When at the end of the war, a colonel sent Washington a letter suggesting he become king, Washington wrote back a stern rebuke. The brilliant Washington biographer Richard Brookhiser -- whose latest book is "George Washington on Leadership" -- notes that Washington asked for written confirmation from his aides that his reply had been sent, the only time he made such a request during the war.
Of course, when the war ended, he resigned his command and returned to Mount Vernon. Upon hearing the news, an astonished King George III said, "If he does that, he will be the greatest man in the world." Before he did, Washington had a last instance of drama with his Army. Camped in Newburgh, N.Y., at the end of the war in 1783, the Army grew restive because Congress was tardy in paying it. Insurrection was in the air.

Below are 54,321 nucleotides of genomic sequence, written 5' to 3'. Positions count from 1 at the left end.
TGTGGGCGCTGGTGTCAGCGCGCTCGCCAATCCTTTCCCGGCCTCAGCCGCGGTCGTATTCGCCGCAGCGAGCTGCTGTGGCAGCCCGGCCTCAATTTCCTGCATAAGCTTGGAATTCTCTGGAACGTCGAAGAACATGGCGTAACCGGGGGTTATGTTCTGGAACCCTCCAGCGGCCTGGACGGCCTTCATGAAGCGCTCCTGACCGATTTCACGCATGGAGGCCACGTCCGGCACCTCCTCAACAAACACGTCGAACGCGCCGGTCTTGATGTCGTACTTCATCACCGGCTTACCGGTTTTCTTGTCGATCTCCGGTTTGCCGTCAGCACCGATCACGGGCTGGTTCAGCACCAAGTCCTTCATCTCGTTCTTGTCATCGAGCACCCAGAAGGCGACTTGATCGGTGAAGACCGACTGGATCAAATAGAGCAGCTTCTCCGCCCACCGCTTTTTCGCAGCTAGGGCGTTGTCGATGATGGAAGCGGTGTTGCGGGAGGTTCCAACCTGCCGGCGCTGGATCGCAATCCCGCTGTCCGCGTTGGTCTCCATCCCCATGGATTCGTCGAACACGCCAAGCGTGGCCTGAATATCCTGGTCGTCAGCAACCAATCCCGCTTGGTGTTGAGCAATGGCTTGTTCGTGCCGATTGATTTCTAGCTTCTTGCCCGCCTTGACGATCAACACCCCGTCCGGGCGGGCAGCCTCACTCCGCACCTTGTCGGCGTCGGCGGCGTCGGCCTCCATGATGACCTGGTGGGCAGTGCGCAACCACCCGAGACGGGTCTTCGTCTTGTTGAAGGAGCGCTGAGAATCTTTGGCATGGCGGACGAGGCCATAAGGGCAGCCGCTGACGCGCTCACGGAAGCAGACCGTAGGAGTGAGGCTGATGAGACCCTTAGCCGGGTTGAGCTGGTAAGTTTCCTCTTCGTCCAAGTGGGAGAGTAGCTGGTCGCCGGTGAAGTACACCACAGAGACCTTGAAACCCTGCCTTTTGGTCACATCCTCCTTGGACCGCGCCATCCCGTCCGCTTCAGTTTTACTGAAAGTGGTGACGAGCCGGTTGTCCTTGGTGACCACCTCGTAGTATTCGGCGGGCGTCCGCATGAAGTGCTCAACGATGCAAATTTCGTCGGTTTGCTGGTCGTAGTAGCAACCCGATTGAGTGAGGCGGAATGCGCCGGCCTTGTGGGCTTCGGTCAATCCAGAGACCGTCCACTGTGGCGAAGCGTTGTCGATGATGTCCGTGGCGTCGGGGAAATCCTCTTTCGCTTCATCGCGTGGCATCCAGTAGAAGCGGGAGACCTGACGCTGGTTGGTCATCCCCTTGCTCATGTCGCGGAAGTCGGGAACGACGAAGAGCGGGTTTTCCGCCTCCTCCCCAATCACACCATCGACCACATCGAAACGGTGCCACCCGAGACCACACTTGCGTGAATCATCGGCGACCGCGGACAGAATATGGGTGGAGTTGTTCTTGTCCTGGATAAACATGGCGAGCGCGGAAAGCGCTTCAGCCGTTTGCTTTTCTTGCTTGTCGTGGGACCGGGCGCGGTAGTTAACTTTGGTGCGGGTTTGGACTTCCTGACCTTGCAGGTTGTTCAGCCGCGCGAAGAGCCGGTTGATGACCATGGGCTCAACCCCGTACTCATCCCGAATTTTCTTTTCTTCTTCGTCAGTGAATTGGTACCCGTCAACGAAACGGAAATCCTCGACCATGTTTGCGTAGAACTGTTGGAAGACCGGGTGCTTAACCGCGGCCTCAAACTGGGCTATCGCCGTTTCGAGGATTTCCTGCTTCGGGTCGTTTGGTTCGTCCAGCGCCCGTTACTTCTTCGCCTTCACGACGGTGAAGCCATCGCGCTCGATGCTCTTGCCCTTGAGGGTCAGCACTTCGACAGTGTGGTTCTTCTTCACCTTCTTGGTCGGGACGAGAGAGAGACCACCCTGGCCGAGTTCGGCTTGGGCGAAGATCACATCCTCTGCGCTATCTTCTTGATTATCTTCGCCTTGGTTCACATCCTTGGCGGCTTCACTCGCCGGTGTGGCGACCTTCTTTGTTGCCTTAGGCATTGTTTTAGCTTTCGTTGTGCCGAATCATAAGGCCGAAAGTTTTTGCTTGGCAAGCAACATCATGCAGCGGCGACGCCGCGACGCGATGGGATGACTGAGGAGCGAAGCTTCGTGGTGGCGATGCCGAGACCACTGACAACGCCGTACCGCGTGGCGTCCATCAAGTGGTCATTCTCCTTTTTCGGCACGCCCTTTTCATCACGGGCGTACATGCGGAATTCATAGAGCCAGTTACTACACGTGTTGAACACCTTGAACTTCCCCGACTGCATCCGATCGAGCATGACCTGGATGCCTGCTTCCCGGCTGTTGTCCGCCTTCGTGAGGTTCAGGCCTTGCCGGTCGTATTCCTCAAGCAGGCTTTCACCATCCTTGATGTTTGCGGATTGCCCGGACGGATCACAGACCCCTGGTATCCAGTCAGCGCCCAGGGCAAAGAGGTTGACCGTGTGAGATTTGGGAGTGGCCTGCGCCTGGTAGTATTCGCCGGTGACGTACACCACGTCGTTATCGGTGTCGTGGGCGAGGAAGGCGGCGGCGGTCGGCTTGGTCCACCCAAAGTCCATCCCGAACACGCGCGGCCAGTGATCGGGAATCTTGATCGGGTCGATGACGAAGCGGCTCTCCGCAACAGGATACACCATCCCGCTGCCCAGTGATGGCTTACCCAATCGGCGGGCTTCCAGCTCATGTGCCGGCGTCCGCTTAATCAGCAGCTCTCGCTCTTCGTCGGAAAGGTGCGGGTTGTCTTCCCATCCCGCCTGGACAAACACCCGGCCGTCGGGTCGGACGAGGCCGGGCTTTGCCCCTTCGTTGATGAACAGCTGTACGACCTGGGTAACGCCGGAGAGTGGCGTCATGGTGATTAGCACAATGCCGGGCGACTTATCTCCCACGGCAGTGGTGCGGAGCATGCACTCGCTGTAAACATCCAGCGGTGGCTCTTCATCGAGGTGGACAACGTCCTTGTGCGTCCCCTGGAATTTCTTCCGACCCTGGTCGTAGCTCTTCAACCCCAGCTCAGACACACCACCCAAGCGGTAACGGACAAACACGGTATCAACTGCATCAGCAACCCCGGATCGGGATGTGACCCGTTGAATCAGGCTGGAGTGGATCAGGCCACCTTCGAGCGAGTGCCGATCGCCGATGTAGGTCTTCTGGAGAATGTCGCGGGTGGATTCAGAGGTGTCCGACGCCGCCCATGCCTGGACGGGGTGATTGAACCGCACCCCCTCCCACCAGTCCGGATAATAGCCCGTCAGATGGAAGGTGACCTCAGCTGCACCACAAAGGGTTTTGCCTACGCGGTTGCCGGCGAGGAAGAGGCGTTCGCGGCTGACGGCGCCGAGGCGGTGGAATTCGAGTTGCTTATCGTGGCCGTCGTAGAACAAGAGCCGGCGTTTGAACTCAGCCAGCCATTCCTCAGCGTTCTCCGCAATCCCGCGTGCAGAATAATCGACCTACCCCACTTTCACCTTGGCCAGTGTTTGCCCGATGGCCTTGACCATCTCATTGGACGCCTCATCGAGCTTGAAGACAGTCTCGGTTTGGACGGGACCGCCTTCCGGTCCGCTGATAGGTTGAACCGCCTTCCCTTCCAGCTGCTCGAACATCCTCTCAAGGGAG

In a tense meeting with his officers, Washington told them that in rejecting rebellion, "You will give one more distinguished proof of unexampled patriotism and patient virtue, rising superior to the pressure of the most complicated sufferings; And you will, by the dignity of your Conduct, afford occasion of Posterity to say, when speaking of the glorious example you have exhibited to Mankind, 'had this day been wanting, the World had never seen the last stage of perfection to which human nature is capable of attaining.'"
The day wasn't wanting, nor were the men in arms who vindicated the Declaration.